Dogs fulfill a unique role in our homes. They’re not humans, but they’re fully part of the family, sharing the same spaces. And yet as much as you love your dog, there are some spaces you’d probably rather not share, like the furniture. Sure, it’s great to cuddle Spot after a long day — but at what cost? Your couch gets covered in grime, and possibly torn up… and couches aren’t cheap to replace. Good news: You can learn how to keep your dog off the couch with these quick and easy training tips.
Dogs on Furniture: The Pros and Cons
Do you allow your dog on the sofa next to you? If you do, you’re far from alone. The American Kennel Club conducted a survey, and discovered that 80 percent of the participants allow their dogs on the furniture with them. The reason is easy to imagine: Relaxing on the couch is great. Relaxing on the couch with your cute, furry best friend is even better. Couch cohabitators may find it annoying when their pooch steals their seat as soon as they stand up; however, they may do this just to revel in your scent and warmth. Awwww.
As great as a canine couch cuddle can be, there are several reasons you may not want Fido on the furniture with you. Dogs shed, and depending on the fabric of your couch, that hair may be difficult to remove. Their nails may scratch and rip your cushions. The dirt, grime, and germs that dogs naturally carry may be hard to clean out of soft surfaces like couches, leading to unpleasant odors and allergen buildup. Also, if your dog is older or prone to joint issues, you may not want them jumping up and down off the couch, potentially causing them pain or injury.
How To Train Your Dog to Stay Off Furniture
Good news: Training your dog to stay off the couch is simple and easy. One way to do it is with the “Off Method.” See the instructions for this training method from Laylo Pets below.
- As soon as your dog hops up on the couch, approach her with her favorite toy or treat.
- Say the word “off,” and use the item to lure them to the floor, off the couch.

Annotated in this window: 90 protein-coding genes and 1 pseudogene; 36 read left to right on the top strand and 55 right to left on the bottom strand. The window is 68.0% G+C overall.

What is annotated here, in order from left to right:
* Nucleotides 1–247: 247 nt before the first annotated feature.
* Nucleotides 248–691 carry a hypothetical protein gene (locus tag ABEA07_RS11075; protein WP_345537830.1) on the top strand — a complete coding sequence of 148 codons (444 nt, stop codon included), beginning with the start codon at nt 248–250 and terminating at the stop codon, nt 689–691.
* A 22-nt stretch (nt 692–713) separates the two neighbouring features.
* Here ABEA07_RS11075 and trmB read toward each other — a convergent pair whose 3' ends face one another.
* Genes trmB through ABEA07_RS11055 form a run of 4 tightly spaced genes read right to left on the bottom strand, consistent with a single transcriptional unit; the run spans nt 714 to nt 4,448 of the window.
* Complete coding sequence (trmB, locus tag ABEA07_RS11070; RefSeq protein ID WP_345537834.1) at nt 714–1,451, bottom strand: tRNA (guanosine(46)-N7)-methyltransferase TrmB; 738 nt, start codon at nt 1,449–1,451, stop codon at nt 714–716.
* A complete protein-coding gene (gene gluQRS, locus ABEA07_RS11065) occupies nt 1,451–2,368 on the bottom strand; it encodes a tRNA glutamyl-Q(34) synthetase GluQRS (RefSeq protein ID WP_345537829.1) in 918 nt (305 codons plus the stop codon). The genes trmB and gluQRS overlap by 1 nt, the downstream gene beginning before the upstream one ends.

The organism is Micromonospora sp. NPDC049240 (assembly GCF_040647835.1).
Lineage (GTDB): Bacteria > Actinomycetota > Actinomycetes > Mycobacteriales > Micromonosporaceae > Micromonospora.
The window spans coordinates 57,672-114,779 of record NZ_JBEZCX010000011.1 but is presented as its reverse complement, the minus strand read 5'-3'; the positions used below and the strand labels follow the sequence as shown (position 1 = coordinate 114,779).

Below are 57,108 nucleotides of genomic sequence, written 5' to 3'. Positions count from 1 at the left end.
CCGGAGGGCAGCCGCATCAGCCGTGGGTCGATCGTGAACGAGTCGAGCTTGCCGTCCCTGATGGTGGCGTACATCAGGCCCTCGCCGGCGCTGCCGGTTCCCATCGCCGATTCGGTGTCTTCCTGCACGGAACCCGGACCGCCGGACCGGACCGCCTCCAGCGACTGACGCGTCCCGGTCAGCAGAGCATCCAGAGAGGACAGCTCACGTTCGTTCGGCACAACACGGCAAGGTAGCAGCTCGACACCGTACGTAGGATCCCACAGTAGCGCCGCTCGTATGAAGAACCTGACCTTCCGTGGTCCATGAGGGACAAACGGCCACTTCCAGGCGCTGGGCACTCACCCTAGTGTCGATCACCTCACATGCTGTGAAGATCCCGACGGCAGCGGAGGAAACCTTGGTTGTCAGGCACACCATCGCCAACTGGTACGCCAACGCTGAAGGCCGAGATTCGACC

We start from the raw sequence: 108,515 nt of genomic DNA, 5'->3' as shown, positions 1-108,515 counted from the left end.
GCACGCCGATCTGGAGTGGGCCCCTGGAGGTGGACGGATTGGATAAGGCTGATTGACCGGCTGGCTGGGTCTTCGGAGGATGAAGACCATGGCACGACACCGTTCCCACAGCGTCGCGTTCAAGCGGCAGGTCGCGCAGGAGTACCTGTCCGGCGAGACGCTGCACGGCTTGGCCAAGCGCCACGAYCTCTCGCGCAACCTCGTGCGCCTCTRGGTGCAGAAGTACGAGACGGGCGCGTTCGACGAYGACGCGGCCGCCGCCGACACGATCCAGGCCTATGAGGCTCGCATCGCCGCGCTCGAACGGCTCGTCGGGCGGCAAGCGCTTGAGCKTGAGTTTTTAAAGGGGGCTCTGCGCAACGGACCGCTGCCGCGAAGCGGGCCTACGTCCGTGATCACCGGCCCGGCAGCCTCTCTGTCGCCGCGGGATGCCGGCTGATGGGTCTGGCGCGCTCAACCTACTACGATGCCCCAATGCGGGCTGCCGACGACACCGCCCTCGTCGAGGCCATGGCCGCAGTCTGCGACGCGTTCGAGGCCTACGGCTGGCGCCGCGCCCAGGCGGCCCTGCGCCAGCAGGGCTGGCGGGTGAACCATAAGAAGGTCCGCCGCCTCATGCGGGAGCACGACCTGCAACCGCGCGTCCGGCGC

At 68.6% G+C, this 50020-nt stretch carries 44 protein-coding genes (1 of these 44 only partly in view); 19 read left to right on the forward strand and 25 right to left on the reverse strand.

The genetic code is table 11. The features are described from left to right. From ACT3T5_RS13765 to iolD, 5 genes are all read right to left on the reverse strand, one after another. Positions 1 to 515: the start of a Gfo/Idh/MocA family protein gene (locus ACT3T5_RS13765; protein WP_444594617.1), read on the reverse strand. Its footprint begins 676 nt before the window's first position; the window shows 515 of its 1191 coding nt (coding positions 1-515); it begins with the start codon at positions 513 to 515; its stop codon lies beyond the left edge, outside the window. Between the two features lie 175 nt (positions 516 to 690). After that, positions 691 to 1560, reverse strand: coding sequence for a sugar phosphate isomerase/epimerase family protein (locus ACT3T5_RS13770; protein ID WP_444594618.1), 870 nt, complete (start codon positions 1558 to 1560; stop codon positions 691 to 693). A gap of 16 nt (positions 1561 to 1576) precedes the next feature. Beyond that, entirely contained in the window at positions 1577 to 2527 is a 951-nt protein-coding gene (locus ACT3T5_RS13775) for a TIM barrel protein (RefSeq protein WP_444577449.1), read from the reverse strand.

- Repeat this method until your dog responds to the “off” command without a treat or toy.
Things to Keep In Mind
Teaching takes patience, especially when your student is of a different species. When training your dog to stay off the furniture, there are a few things you’ll want to remember, so the process is as stress-free as possible.
Be consistent. Dogs learn through repeated action. If you tell your dog to get off the couch one minute, but don’t correct her the next time, she’ll have trouble understanding what she’s supposed to do, says Dog Gone Fun. Stick to your guns to make it easier for both of you.
Block it off. When you’re not home, your dog may be tempted to jump on the furniture. If she gets used to being on the couch every day when you’re gone, the “off” command may become harder to teach her. Consider making the area inaccessible to her by blocking it off with other furniture and objects, or keeping your dog out of the room altogether.
Provide comfy alternatives. You’re not relegated to the floor all the time, so your pup shouldn’t be either! Make sure she has other soft, comfortable places to rest, preferably near the couch, says Dog Gone Fun. If she isn’t enticed by a dog bed, try putting one of your blankets or T-shirts in it. Your smell may make her feel more relaxed.
How do you handle dogs on furniture in your home? Whatever you decide, make sure you still give Spot a cuddle — even if you’re both on the floor.